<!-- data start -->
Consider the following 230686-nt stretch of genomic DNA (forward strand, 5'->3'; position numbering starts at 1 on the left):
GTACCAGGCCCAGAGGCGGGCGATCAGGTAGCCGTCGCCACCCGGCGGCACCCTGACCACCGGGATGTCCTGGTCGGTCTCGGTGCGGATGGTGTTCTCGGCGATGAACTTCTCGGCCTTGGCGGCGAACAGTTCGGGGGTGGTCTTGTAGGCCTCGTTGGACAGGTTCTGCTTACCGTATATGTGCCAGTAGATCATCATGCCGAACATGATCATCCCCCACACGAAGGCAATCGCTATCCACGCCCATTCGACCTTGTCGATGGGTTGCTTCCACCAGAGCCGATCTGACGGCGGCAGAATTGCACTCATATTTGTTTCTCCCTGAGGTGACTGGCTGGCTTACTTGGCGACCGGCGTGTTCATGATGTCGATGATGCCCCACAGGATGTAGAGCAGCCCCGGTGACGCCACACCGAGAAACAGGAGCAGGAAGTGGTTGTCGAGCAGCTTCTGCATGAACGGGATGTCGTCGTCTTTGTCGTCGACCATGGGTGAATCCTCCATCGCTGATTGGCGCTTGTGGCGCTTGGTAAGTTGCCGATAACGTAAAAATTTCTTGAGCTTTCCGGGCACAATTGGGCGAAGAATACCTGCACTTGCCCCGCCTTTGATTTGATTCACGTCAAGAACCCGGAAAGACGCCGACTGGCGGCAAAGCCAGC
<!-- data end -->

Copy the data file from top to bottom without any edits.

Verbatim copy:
Consider the following 230686-nt stretch of genomic DNA (forward strand, 5'->3'; position numbering starts at 1 on the left):
GTACCAGGCCCAGAGGCGGGCGATCAGGTAGCCGTCGCCACCCGGCGGCACCCTGACCACCGGGATGTCCTGGTCGGTCTCGGTGCGGATGGTGTTCTCGGCGATGAACTTCTCGGCCTTGGCGGCGAACAGTTCGGGGGTGGTCTTGTAGGCCTCGTTGGACAGGTTCTGCTTACCGTATATGTGCCAGTAGATCATCATGCCGAACATGATCATCCCCCACACGAAGGCAATCGCTATCCACGCCCATTCGACCTTGTCGATGGGTTGCTTCCACCAGAGCCGATCTGACGGCGGCAGAATTGCACTCATATTTGTTTCTCCCTGAGGTGACTGGCTGGCTTACTTGGCGACCGGCGTGTTCATGATGTCGATGATGCCCCACAGGATGTAGAGCAGCCCCGGTGACGCCACACCGAGAAACAGGAGCAGGAAGTGGTTGTCGAGCAGCTTCTGCATGAACGGGATGTCGTCGTCTTTGTCGTCGACCATGGGTGAATCCTCCATCGCTGATTGGCGCTTGTGGCGCTTGGTAAGTTGCCGATAACGTAAAAATTTCTTGAGCTTTCCGGGCACAATTGGGCGAAGAATACCTGCACTTGCCCCGCCTTTGATTTGATTCACGTCAAGAACCCGGAAAGACGCCGACTGGCGGCAAAGCCAGC